The Castle Duesenberg would remain in his possession until his death in 1959 when ownership was transferred to his nephew, James Christian Castle, and was transported to San Francisco and placed into storage. Upon his death in 1994, ownership then transferred to his son, James C. Castle, Jr. and his wife CyrAnn. The 1921 Duesenberg Model A Coupe has remained in the Castle family until the decision was made to entrust the Auburn Cord Duesenberg Automobile Museum with the care and preservation of the vehicle and to be its future steward.
“This gift to the museum is one of the most significant donations to the collection in the 45-year history of the museum,” states Brandon J. Anderson, Executive Director & CEO of the Auburn Cord Duesenberg Automobile Museum. “The Castle’s generosity will allow for future generations to appreciate the history of Duesenberg, automotive design and engineering, the evolution of the automobile, and the legacy of the Castle family in perpetuity.”
This Duesenberg Model A was the first in American passenger vehicles to be equipped with four-wheel hydraulic brakes and an overhead-cam in-line straight-eight engine producing a top speed well over 100mph. In 2010, the Castles commissioned a 10,000-hour, three-year restoration to bring the vehicle back to its original appearance and specifications. In 2013, the Castle Duesenberg would go on to win the Classic Cars of America Trophy at the Pebble Beach Concours d’Elegance, Best of Show at the Niello Concours at Serrano, and the Automotive Heritage Award at the Amelia Island Concours d’Elegance.
Interesting to see that American Pickers are getting involved in the efforts of Doug Pray to keep both his Father’s and the ACD legacy alive.
BROKEN ARROW — Doug Pray has a fixed date in mind that he is working hard toward.
The vehicle will not be a replica, but a manufactured vehicle using 1935 Auburn parts. It will be the first of a series of Auburn G3s to be manufactured in his small Broken Arrow manufacturing plant with a price tag of $750,000.
“The problem with a 1935 new car with 1935 parts is they drive like a 1935 car,” said Pray, 64. “What we are doing is upgrading the engine from 150 horsepower to 250 horsepower with a new supercharger, aluminum billet, pistons and rods along with improved brakes and steering.”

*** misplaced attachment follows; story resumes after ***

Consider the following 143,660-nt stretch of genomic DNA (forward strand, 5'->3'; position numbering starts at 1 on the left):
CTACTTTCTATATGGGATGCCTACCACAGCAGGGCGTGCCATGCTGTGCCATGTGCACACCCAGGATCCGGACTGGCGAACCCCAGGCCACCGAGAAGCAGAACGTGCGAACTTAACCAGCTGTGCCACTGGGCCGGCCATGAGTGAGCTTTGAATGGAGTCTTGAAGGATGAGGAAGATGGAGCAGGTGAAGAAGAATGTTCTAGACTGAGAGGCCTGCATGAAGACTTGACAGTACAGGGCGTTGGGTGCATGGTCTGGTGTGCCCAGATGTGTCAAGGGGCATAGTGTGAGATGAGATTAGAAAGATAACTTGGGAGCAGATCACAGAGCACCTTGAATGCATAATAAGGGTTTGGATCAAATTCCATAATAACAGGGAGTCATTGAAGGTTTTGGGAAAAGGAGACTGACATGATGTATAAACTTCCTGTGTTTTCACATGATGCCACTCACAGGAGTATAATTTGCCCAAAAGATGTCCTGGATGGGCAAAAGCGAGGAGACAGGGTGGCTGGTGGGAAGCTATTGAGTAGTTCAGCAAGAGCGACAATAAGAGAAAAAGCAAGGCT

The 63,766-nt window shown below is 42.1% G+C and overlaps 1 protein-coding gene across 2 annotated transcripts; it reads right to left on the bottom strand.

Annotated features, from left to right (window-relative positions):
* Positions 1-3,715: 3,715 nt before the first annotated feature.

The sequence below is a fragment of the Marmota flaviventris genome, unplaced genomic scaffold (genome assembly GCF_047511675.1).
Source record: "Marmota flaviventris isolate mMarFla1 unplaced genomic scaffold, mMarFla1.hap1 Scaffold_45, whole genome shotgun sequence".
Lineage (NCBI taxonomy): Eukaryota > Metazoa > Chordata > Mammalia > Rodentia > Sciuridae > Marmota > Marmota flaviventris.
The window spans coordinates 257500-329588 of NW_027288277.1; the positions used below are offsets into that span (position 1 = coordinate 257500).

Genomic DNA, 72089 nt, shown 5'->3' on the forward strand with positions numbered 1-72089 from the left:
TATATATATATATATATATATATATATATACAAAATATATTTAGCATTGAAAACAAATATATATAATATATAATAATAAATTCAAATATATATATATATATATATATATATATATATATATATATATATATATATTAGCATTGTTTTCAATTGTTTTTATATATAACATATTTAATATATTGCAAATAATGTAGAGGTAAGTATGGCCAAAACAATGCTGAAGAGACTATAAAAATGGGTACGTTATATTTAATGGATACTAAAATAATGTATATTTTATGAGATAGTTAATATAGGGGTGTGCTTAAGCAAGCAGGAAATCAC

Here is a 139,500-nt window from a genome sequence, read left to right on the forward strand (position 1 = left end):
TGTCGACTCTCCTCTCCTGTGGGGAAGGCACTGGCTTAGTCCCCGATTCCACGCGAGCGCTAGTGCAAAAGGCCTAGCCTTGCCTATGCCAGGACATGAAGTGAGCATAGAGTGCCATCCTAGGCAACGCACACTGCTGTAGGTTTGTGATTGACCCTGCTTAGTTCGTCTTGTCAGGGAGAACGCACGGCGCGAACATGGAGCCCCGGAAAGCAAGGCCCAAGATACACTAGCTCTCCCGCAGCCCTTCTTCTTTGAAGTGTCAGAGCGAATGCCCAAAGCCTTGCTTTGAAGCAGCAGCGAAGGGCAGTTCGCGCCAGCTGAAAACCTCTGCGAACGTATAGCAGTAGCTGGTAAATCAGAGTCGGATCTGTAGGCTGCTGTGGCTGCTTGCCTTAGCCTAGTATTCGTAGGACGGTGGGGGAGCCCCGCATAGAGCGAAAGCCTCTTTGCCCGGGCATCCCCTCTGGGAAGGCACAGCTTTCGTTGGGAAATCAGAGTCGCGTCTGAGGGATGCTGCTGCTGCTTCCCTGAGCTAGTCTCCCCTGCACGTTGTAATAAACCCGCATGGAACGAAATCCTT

The price tag was derived from how much his firm charges per hour for restoring the Auburns and Cords of clients — $70 to $80 an hour for a usual restoration. Pray currently has four frames to build up into his Auburn Speedster G3 (G3 stands for third generation).
The Auburn-Cord-Duesenberg Festival is one of the largest car shows in the U.S. for the past 60 years. Pray believes it is the ideal format for unveiling his new vehicle.
The story of Glenn Pray is very different from that of Harry Shay covered in Part 1.
Glenn Pray was a school teacher when he purchased the assets of the former Auburn Cord Deusenberg company back in 1960. Upon the winding up of E.L.Cord’s company back in 1938 the assets had been originally purchased by a Buick dealer from Flint Michigan named Dallas Winslow. Winslow has continued to offer parts and service from the original ACD building in Auburn. Upon purchase Pray moved lock stock and barrel to a former cannery in Broken Arrow Oklahoma and set up in business.
Pray gained a reputation as the foremost supplier of Auburn and Cord parts saving may valuable vehicles in the process, his cannery site becoming a must visit for all enthusiasts of the marques.
Starting in the 1960’s Glenn Pray also introduced what became the first well known replica cars, Pray preferred to call the cars “second generation” this endeavour was not a financial success. The cars however have gained a cult following and have been recognised by the ACD club fittingly as “The Second Generation Cars”